What type of leveling kit do you need for your suspension? A leveling kit in general will raise either the front or back of a vehicle to achieve an even, leveled stance. For towing any type of trailer or hauling a significant load like a truck camper, it’s typical the extra payload will cause the rear of the vehicle to sag.

How do you know if you are in need of a suspension modification?

Try this: 
     1.  Load your vehicle or connect your trailer 
     2.  Step back to see how the vehicle sits from front to back 
     3.  Determine if the rear of the truck is sagging from the load
     4.  Take a short test-drive – how is your drivability?

Heavy load causing truck rear to sag while towing

When towing or hauling, it’s best to achieve a leveled ride and avoid rear-end sag. If this sagging is what you see happening to your truck, you might take a moment to learn about what leveling kit or suspension upgrade could help your truck’s ride quality. 

When the vehicle is sagging, the driver typically experiences: 
       -  Characteristics of off-balance steering 
       -  Extended braking distance when trying to stop the truck  
       -  Sway and porpoising motions when driving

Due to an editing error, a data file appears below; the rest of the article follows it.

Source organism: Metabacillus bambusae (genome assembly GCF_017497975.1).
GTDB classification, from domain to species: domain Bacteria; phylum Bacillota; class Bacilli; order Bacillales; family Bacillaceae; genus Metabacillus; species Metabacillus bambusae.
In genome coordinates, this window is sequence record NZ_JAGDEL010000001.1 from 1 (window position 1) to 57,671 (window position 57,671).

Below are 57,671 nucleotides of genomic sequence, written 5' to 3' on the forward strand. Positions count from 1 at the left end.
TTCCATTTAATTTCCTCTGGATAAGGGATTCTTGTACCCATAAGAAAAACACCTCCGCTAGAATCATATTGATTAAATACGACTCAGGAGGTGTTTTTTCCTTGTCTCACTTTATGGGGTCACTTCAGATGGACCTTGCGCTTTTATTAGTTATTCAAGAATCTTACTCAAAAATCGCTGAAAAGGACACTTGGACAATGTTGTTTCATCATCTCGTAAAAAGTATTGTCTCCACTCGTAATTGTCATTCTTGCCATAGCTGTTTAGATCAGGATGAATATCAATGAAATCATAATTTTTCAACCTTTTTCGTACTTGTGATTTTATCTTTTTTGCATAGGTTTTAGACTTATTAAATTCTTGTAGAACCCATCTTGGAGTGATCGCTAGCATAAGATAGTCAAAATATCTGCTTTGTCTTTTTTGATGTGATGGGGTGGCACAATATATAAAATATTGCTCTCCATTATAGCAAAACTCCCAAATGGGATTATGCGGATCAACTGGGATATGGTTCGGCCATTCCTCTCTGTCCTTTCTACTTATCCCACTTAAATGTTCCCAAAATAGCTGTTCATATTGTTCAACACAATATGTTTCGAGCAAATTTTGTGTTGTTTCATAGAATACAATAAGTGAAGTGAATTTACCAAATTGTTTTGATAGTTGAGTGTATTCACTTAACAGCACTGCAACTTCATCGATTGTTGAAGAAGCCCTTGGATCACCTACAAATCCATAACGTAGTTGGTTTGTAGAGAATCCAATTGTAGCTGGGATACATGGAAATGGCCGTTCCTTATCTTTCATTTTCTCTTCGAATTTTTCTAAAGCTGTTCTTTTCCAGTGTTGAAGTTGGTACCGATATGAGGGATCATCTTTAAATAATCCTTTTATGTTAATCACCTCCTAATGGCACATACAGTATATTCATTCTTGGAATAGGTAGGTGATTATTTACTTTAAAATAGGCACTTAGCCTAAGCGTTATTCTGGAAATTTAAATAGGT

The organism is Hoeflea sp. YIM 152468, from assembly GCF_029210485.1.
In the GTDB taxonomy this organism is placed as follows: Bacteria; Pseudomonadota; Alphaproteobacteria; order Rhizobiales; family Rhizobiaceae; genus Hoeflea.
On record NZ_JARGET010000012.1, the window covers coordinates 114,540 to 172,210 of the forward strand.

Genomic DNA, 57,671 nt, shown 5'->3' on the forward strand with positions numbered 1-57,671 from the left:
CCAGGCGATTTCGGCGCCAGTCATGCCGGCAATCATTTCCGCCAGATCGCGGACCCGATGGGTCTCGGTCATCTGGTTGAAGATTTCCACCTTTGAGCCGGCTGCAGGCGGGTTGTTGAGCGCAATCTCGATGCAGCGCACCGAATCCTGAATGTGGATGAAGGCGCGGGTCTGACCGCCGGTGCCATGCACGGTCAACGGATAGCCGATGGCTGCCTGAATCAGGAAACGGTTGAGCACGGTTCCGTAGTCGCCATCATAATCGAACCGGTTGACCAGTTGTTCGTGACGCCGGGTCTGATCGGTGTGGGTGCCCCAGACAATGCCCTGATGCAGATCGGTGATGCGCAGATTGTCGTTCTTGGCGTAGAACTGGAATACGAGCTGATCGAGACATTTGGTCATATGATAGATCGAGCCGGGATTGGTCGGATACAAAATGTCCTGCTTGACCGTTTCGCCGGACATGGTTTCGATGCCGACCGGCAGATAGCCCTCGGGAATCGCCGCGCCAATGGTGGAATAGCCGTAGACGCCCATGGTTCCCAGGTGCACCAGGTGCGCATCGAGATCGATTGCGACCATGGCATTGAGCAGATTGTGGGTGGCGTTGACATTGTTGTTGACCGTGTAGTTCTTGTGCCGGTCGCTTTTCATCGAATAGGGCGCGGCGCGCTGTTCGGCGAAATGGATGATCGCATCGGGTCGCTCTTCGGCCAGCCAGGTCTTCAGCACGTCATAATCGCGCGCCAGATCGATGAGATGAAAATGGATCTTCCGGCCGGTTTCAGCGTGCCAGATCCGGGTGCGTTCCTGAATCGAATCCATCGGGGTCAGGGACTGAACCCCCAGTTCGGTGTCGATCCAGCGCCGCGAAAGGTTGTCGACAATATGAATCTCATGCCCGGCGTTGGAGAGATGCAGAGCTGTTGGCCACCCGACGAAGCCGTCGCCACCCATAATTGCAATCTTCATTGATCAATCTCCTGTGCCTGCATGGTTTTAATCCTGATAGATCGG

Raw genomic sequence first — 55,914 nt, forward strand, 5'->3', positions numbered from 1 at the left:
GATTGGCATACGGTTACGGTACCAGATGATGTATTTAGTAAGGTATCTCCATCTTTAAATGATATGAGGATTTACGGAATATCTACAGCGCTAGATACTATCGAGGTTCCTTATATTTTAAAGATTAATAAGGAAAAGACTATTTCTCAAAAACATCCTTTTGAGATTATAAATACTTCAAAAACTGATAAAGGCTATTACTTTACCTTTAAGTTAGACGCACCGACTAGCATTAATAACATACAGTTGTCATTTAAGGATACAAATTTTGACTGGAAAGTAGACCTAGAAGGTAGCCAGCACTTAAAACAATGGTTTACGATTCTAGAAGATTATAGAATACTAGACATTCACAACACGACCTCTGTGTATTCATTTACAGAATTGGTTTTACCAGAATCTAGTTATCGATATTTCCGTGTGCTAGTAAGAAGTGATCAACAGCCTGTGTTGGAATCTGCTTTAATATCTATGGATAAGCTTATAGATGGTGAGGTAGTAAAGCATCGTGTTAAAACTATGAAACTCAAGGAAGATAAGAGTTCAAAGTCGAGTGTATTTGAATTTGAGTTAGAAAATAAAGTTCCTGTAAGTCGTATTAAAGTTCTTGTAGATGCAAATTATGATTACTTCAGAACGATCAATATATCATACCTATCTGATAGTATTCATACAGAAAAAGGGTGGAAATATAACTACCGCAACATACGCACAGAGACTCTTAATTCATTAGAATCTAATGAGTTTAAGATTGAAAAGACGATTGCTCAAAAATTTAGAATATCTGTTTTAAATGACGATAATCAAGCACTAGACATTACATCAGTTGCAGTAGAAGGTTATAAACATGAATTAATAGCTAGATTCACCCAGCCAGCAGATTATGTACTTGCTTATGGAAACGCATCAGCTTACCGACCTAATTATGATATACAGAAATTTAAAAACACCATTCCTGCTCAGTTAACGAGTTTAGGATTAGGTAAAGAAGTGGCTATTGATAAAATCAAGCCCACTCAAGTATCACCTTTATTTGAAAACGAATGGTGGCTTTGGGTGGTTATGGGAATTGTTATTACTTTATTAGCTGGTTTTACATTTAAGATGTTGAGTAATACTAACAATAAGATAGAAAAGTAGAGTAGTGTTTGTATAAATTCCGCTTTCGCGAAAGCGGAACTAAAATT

A simple solution to eliminate vehicle sag and level your truck while towing or hauling is the StableLoad suspension stabilizer.

StableLoad Suspension Stabilizer

StableLoads installed on leaf springs

In addition to leveling your vehicle, the Torklift StableLoads are tested and proven to solve multiple drivability issues. By pre-engaging the stronger factory overload leaf springs, StableLoads give added support to the suspension your truck was designed to have originally.

In order for your overload leaf springs to help manage what you are towing or hauling, they must come into contact with the rest of the leaf springs. The StableLoad suspension stabilizer eliminates delayed contact and puts your springs to work sooner, eliminating truck sag.

See how the StableLoad’s wedge pack eliminates the space in the lower overload leaf springs:

StableLoads engaged and disengaged

If you use your truck as a daily driver and aren’t in need of a permanent modification, the lower StableLoad application is the perfect solution. With the ability to literally turn them on and off by engaging and disengaging them in seconds, the StableLoads allow you to enjoy the convenience of returning to your comfortable factory ride when you’re not towing or hauling. This feature is unlike other suspension modifications that stiffen your ride quality when your truck is not in tow/haul mode.

Click here to learn more about the benefits of Torklift International’s StableLoad suspension stabilizer or learn more about different types of suspension by reading our editorial, "What kind of aftermarket suspension upgrade should I get?". 

See Related: Top 5 problems caused by truck sag when towing or hauling